Demand for Financial Coaching soars amidst COVID-19 fallout.
VANCOUVER, BC, Nov. 06, 2020 (GLOBE NEWSWIRE) — The COVID-19 pandemic has left many Canadians with increased financial struggles and mounting debt levels. And while emergency benefits have helped many manage financially through these difficult times, a large number of Canadians continue to struggle due to high unemployment and mounting debt levels.This November is the 10th annual national Financial Literacy Month, highlighting the need for all Canadians to make better, more informed financial decisions. This month-long event encourages Canadians to gain a better understanding of their finances and develop good financial habits that contribute to their wellbeing, through the COVID-19 crisis and beyond.Financial anxiety is at the heart of the COVID-19 crisis. The hardest hit are those with the least resources, but even higher income workers are feeling the strains of this new financial and employment landscape. Households have relied on income supports, bill payment deferrals and personal savings just to make ends meet.An Angus Reid/BDO Canada affordability index poll found that nearly two in five said their personal finances deteriorated during the first wave of COVID-19, compared to one in five Canadians who said they are better off. Those who are worse off were nearly four times more likely to say their debt load is overwhelming, with residents of British Columbia, Alberta and Ontario most likely to be accruing debt through the pandemic.For almost 20 years, Family Services of Greater Vancouver’s (FSGV) Financial Empowerment Program has coached low-income community members to develop the skills and confidence to make the most of their money with one-on-one coaching, workshops and other essential resources.In response to the pandemic, FSGV launched the COVID-19 Money Navigator, increasing accessibility to financial empowerment support through a free help line that offers assistance to those seeking support with their finances. This province-wide toll-free line and online resource has allowed British Columbians to access trusted information and personalized coaching to help them navigate the crisis.Since the start of COVID-19, FSGV has seen a more than tripling of their Financial Empowerment coaching clients. While many were initially seeking assistance navigating the confusing array of available government benefits, an increasing number are now looking for assistance with managing debt and bill payments as many benefit and deferral programs come to an end. FSGV’s free financial coaching and workshops offer topics ranging from accessing benefits, managing debt, budgeting, and financial goal setting, to setting up a savings and investment plan. “Financial literacy empowers individuals make better, more informed financial decisions based on fact rather than on a sales pitch,” says Murray Baker, Manager of Financial Empowerment at FGSV. “Now more than ever, low-income individuals and families need this support. Being a non-profit social service agency that does not sell any financial products or services, allows FSGV to maintain objectivity in the information that we provide to our clients.”Financial Literacy Month promotes the essential financial empowerment support that makes a practical difference for low-income individuals and families.ENDAbout Family Services of Greater VancouverFounded in 1928, Family Services of Greater Vancouver is one of BC’s largest social services organizations. Last year alone we served over 12,000 families, youth, children, seniors, and newcomers at 14 locations across Metro Vancouver. Family Services’ over 50 programs and services work to end violence against women, children and seniors through victims services and specialized counselling; supporting homeless and at-risk youth with services including detox, housing, and pre-employment programs; creating more inclusive and resilient communities through free financial empowerment support, parenting workshops, groups and community kitchens; supporting youth with developmental disabilities and their families become more independent; and supporting at-risk families facing multiple challenges.Murray is a leading authority on student financial planning and author of the bestseller, The Debt Free Graduate: How to Survive College or University Without Going Broke (HarperCollins) – now in it’s 14th edition, with over 200,000 copies sold.Managing your debt: Strategies for staying afloat and paying it offBuilding a contingency fund to weather financial stormsSetting up a budget: Strategies for living within your meansSetting up a financial savings plan: Setting goals and developing a plan to reach themProtecting yourself against frauds and scams during the pandemicTo learn more about FSGV, visit www.fsgv.ca.For the COVID-19 Money Navigator, visit www.c19moneynavigator.caAttachmentFSGV Financial Literacy Month 2020Amanda Sayfy, Director, Development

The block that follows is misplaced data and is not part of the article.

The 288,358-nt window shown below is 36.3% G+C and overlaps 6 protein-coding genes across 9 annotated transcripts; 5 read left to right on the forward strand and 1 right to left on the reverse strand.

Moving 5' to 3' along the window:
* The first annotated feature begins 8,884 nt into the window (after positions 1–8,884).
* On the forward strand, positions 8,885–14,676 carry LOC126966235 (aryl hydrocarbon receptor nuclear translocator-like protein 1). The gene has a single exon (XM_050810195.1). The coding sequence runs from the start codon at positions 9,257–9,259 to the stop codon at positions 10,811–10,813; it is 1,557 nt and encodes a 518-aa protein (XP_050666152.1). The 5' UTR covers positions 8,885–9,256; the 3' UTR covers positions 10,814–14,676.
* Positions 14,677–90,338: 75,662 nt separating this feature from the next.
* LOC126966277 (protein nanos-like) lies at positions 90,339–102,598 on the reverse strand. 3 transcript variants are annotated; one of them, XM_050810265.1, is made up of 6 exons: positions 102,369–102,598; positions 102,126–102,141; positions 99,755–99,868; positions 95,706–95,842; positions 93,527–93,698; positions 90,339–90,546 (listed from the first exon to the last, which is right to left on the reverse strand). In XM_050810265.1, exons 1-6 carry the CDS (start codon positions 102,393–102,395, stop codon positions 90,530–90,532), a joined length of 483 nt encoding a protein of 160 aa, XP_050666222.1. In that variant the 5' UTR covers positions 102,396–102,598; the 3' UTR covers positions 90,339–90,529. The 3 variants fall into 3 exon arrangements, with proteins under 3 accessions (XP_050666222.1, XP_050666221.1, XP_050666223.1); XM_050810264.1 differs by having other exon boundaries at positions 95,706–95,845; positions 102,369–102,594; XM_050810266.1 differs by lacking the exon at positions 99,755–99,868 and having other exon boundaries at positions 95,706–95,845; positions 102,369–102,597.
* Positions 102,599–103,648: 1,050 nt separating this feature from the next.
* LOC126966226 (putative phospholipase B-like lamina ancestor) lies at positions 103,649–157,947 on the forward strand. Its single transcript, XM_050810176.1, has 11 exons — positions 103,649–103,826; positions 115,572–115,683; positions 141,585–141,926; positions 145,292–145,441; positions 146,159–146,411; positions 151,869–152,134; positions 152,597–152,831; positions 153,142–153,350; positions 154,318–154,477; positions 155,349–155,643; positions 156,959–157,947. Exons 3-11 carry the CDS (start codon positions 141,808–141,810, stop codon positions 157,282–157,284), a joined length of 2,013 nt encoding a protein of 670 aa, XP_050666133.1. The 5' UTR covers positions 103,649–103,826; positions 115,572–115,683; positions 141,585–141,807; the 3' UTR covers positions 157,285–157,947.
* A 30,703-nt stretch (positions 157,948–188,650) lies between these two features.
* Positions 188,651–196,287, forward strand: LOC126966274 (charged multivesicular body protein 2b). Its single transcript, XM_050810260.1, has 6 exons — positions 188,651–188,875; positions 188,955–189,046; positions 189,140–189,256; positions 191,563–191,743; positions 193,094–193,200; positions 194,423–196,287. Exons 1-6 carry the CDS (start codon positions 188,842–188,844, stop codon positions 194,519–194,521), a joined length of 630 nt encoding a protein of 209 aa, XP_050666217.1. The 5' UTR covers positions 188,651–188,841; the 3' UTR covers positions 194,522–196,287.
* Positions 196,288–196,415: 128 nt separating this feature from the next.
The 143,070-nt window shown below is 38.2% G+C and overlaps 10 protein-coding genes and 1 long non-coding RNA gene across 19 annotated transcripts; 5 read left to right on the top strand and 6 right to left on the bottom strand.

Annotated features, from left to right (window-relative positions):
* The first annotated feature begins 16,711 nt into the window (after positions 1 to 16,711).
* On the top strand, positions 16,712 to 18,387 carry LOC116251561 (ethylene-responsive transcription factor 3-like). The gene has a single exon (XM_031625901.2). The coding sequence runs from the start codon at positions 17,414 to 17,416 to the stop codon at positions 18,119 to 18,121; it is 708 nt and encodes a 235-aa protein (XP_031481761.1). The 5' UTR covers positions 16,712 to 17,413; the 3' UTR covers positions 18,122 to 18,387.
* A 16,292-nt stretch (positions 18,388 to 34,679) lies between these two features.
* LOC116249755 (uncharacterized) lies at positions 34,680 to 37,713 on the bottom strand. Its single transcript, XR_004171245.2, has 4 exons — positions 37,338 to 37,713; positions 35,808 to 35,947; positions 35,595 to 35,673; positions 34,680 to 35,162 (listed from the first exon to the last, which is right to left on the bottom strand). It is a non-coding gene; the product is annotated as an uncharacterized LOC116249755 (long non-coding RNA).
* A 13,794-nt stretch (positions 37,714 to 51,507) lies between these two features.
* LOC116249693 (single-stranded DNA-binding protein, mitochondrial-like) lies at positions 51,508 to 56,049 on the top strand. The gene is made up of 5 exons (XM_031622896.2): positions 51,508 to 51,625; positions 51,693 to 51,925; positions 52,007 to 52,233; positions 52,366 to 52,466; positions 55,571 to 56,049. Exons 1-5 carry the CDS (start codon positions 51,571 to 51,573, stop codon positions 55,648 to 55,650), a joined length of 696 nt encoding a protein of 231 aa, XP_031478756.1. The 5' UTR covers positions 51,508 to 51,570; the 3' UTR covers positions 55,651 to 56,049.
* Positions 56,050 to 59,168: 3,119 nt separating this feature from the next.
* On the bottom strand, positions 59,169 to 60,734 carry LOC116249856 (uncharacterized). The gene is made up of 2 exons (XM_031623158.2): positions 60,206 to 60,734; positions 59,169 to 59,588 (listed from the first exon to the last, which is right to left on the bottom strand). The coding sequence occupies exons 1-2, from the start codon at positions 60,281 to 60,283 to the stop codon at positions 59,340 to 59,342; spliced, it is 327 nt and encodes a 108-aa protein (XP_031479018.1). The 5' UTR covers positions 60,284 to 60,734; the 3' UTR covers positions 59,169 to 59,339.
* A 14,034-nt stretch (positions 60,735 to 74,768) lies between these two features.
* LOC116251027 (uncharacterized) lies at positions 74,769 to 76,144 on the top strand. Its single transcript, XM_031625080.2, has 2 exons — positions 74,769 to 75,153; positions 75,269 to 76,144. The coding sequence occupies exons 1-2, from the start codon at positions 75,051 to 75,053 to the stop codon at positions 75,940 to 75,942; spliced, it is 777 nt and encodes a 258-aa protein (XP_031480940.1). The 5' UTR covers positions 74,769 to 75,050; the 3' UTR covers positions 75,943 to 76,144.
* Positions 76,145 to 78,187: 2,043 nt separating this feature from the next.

Family Services of Greater Vancouver
[email protected] Murray Baker, Manager, Financial Empowerment
Family Services of Greater Vancouver